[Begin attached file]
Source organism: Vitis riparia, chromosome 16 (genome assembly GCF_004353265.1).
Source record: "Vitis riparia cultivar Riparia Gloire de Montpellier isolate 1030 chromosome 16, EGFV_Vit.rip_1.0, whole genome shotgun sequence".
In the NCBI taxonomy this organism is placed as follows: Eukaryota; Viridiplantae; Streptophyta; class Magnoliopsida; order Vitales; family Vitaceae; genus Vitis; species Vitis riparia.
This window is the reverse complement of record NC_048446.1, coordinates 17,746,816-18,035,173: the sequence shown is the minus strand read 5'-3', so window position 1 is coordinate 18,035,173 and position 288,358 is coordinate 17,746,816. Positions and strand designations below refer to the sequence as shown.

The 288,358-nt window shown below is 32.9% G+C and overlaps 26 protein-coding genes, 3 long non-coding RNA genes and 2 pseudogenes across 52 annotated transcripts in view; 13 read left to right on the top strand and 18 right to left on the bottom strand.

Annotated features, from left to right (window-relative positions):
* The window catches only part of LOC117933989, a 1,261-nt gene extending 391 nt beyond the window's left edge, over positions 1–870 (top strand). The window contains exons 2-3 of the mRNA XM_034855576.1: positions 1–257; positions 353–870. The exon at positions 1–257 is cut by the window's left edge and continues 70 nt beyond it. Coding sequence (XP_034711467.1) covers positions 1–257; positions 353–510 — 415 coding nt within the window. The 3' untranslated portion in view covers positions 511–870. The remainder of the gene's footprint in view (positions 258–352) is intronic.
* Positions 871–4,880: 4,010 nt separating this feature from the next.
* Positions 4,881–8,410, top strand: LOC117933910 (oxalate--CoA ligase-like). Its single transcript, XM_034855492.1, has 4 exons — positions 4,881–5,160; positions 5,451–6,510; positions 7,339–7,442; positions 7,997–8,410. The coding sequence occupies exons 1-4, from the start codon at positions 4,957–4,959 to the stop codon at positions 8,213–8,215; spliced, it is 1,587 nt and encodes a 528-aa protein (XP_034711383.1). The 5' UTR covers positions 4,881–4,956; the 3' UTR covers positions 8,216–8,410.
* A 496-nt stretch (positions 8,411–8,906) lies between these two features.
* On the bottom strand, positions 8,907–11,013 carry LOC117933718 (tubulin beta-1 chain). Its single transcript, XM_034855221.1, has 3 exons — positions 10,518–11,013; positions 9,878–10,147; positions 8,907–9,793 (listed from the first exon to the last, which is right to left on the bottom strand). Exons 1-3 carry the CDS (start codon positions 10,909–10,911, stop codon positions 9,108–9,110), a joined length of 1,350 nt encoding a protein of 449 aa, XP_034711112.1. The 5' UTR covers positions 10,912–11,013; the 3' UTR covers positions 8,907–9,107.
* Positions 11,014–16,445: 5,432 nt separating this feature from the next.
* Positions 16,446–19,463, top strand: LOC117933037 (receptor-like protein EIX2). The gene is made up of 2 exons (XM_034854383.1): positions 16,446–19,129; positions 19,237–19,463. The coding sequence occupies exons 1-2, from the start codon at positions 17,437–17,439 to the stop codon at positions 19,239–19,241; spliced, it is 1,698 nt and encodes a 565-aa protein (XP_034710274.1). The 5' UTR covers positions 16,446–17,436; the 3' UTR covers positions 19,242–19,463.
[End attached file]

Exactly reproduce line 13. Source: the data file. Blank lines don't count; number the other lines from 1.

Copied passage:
* Positions 16,446–19,463, top strand: LOC117933037 (receptor-like protein EIX2). The gene is made up of 2 exons (XM_034854383.1): positions 16,446–19,129; positions 19,237–19,463. The coding sequence occupies exons 1-2, from the start codon at positions 17,437–17,439 to the stop codon at positions 19,239–19,241; spliced, it is 1,698 nt and encodes a 565-aa protein (XP_034710274.1). The 5' UTR covers positions 16,446–17,436; the 3' UTR covers positions 19,242–19,463.